EVER seen the film This is England? British film. Young kid bullied at school befriended by skinheads and transformed from lone loser to uniformed gang member in a day. It is a powerful example of the positives and negatives of gangs.
Positives include: belonging to something; having friends; a set of rules to live by; no need to think for yourself. Negatives include: compromising your values in order to belong; being led; loss of independence of mind.
It is the core tenet of all gangs. People pulled together by choice or circumstance to adopt a collective behaviour pattern under a common banner. Our groups define us and the strongest moments of our life are when we challenge, change or exit them, defy our leaders, think for ourselves and set off in a new direction with our own rules.
The pages of literature are full of such struggles, from the playground to battlefield.
It's all about belonging, believing and behaving. As we go through life things settle, our patterns persist and it becomes easier to continue than to change, to accept than to fight, to not think any more than to think.
And so it is in the sharemarket.
The sharemarket is full of gangs:
The Warren Buffett gang.
A delusional band of groupies with unrealistic ideas that they can read a few quotes and emulate the smartest investor of our time.
The long-only, long-term
"it'll be all right in the end, mate" portfolio gang. Otherwise known as the "Eyes Wide Shut" gang. Membership requirements include having more money than you need.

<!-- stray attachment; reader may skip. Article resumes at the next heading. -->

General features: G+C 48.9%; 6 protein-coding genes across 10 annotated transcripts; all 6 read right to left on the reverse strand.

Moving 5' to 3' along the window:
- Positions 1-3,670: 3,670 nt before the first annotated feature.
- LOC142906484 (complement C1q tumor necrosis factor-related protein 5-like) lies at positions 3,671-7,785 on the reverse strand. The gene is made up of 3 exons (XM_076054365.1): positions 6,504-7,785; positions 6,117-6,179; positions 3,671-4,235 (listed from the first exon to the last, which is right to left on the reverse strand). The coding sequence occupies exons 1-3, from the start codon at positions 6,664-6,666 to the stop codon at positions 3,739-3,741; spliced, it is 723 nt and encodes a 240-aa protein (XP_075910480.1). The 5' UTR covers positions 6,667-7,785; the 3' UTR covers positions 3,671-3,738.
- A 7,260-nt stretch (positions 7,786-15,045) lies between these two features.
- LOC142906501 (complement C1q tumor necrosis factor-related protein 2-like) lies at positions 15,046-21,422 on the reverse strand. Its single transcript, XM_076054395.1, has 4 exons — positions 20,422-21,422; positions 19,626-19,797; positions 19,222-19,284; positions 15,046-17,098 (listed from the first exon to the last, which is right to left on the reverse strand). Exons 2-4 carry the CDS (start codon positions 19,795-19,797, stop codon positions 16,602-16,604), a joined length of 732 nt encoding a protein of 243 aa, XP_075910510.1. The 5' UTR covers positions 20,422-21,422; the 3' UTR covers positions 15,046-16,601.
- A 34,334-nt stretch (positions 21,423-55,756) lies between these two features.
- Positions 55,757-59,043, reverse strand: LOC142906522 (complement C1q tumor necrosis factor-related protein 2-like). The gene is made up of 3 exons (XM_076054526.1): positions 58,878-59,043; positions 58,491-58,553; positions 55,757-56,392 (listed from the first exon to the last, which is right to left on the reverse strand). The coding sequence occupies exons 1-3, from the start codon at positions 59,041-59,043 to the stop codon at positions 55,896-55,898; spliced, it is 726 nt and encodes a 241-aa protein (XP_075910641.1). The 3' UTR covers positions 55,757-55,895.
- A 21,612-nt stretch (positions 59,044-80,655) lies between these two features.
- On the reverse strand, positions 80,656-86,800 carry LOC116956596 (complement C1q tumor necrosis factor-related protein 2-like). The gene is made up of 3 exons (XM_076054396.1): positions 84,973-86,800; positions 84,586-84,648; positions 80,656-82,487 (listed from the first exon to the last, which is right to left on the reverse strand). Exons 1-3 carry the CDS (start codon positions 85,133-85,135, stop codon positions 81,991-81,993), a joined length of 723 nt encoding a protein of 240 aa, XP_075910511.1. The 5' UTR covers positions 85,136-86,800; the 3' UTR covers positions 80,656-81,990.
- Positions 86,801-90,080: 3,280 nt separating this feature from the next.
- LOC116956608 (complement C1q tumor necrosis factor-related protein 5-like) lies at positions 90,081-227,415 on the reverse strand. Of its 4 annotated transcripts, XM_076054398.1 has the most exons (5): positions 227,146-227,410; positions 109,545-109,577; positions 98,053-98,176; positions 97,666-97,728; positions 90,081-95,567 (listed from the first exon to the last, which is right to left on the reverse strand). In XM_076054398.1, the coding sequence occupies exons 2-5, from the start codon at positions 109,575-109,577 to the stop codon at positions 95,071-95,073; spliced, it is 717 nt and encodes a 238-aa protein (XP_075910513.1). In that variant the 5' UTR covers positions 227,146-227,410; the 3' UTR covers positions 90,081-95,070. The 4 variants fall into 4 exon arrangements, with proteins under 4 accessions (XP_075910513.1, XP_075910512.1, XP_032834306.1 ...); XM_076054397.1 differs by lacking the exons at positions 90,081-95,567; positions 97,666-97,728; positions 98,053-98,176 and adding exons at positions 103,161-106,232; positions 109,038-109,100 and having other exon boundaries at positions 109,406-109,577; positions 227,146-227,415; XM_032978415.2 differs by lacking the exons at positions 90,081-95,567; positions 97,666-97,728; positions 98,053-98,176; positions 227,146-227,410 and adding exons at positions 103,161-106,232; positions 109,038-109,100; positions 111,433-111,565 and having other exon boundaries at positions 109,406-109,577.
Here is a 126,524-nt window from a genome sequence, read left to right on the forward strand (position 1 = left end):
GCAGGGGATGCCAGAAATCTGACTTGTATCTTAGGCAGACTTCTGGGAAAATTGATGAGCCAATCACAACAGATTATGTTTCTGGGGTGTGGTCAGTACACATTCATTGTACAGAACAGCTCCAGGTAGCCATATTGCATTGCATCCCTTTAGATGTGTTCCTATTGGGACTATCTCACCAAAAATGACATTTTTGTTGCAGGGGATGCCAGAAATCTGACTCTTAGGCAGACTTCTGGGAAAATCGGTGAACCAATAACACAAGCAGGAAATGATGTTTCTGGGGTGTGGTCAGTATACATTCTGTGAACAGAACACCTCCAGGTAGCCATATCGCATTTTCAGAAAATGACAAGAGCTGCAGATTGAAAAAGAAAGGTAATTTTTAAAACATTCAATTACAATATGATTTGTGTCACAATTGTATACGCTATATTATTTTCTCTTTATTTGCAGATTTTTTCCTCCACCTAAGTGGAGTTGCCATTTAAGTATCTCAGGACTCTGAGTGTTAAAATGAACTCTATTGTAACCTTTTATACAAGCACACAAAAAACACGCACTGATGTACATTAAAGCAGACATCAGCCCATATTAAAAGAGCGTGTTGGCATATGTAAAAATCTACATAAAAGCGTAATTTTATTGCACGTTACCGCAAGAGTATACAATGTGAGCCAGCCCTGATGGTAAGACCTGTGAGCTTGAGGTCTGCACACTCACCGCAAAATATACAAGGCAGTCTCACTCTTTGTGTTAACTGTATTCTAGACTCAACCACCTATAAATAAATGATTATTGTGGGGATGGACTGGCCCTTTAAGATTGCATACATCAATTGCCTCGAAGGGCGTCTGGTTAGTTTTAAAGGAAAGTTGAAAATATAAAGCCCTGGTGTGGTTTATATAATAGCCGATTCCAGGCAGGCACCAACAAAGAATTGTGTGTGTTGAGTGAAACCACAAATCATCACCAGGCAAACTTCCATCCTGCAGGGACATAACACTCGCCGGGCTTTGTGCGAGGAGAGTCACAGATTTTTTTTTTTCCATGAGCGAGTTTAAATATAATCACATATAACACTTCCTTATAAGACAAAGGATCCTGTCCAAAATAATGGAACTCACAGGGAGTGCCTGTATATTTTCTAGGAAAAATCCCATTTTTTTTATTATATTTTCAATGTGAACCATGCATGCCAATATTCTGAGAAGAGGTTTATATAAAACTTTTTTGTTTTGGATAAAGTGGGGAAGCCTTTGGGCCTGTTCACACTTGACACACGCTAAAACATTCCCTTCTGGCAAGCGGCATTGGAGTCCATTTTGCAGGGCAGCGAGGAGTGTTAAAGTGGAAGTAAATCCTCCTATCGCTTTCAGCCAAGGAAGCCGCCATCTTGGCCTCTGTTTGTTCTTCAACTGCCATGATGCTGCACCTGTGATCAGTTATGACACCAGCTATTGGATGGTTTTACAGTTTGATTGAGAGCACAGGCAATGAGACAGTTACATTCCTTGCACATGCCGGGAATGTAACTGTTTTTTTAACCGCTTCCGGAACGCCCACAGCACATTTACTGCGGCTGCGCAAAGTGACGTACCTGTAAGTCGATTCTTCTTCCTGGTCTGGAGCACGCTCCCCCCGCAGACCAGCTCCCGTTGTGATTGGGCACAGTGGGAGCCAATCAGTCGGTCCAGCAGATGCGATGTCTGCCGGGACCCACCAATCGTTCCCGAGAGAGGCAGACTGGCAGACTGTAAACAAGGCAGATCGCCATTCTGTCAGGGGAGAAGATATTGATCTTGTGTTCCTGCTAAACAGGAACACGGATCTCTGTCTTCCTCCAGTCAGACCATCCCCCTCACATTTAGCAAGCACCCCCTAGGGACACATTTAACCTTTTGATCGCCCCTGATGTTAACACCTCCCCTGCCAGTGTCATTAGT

The "doing the best you can with the best intentions to run your SMSF online" gang. Not much fun in that gang at the moment, but it's not your fault.
The "punting like a dervish online because you can't be bothered to go to the casino" gang. Any losses censored, any gains trumpeted. Membership requires you to be behind the eight ball of life.
The CFD gang. Main criterion for membership is a susceptibility to marketing and not caring that all you actually get for your cash is a ledger entry in someone else's bank account.
The "we don't care what it is as long as it's a derivative" gang. Best only to join for short periods when in possession
of a piece of reliable inside information. Long-term membership requires you to monitor positions for 48 hours a day and have guts of iron or bags of cash.
The Futures Trading gang.
As a private investor, you only stay a member until you work out it's all complete luck, it has the highest client attrition of any product and the only ones making any money in the long term are the brokers.
The "one stock forever" zombie gang. Highest depression and billionaire statistics of all gangs.
The "perpetual resources bull" gang, a subset of the Andrew Forrest gang. Requirements include an ability to say "stronger forever" without mixing it up with "stronger for longer", and to pump your fist even when the resources sector is officially in a bear market. Membership numbers are dropping off rapidly.
The "I'm pretending I know what I'm doing but really I'm guessing" gang. Largest membership of all gangs.
The Broker gang. More subsets than an LA penitentiary. At the moment it requires the ability to answer the question "How's it going?" with a smile and a bald-faced lie.
The Technical gang. Membership involves not bothering to do any real work other than spotting what everyone else is doing and doing it. Surprisingly disciplined gang, and that alone has ensured its continued existence and wealth. Most effective members also belong to the Fundamental gang.
The "I don't have any money in the market" gang. Members are either very smug or have lost everything and been banned by their spouses from screwing up their families future any more.
The "I sold in November last year" gang. Membership ¡ª zero.
The "market has bottomed" gang. New members joining every day.
How many do you belong to? Can you be bothered to change?